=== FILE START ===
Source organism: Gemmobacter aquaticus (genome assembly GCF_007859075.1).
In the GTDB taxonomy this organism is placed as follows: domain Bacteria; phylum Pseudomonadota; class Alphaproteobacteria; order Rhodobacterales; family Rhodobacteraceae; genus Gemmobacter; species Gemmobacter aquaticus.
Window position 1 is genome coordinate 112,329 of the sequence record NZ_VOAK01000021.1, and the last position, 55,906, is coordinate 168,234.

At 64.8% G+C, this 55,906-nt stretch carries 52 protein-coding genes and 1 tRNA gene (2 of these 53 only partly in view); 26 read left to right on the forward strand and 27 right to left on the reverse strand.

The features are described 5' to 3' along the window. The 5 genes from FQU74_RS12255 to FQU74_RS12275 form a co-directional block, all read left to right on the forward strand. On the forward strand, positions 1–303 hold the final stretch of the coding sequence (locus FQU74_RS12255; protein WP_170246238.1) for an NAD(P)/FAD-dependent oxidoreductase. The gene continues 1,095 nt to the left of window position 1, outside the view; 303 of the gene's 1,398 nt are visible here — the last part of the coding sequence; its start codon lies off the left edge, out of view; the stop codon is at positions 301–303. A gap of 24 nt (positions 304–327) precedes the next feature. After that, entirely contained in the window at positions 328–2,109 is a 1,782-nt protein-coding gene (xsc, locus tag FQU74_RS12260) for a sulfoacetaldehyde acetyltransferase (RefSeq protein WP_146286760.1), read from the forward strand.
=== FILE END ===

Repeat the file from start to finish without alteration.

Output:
Source organism: Gemmobacter aquaticus (genome assembly GCF_007859075.1).
In the GTDB taxonomy this organism is placed as follows: domain Bacteria; phylum Pseudomonadota; class Alphaproteobacteria; order Rhodobacterales; family Rhodobacteraceae; genus Gemmobacter; species Gemmobacter aquaticus.
Window position 1 is genome coordinate 112,329 of the sequence record NZ_VOAK01000021.1, and the last position, 55,906, is coordinate 168,234.

At 64.8% G+C, this 55,906-nt stretch carries 52 protein-coding genes and 1 tRNA gene (2 of these 53 only partly in view); 26 read left to right on the forward strand and 27 right to left on the reverse strand.

The features are described 5' to 3' along the window. The 5 genes from FQU74_RS12255 to FQU74_RS12275 form a co-directional block, all read left to right on the forward strand. On the forward strand, positions 1–303 hold the final stretch of the coding sequence (locus FQU74_RS12255; protein WP_170246238.1) for an NAD(P)/FAD-dependent oxidoreductase. The gene continues 1,095 nt to the left of window position 1, outside the view; 303 of the gene's 1,398 nt are visible here — the last part of the coding sequence; its start codon lies off the left edge, out of view; the stop codon is at positions 301–303. A gap of 24 nt (positions 304–327) precedes the next feature. After that, entirely contained in the window at positions 328–2,109 is a 1,782-nt protein-coding gene (xsc, locus tag FQU74_RS12260) for a sulfoacetaldehyde acetyltransferase (RefSeq protein WP_146286760.1), read from the forward strand.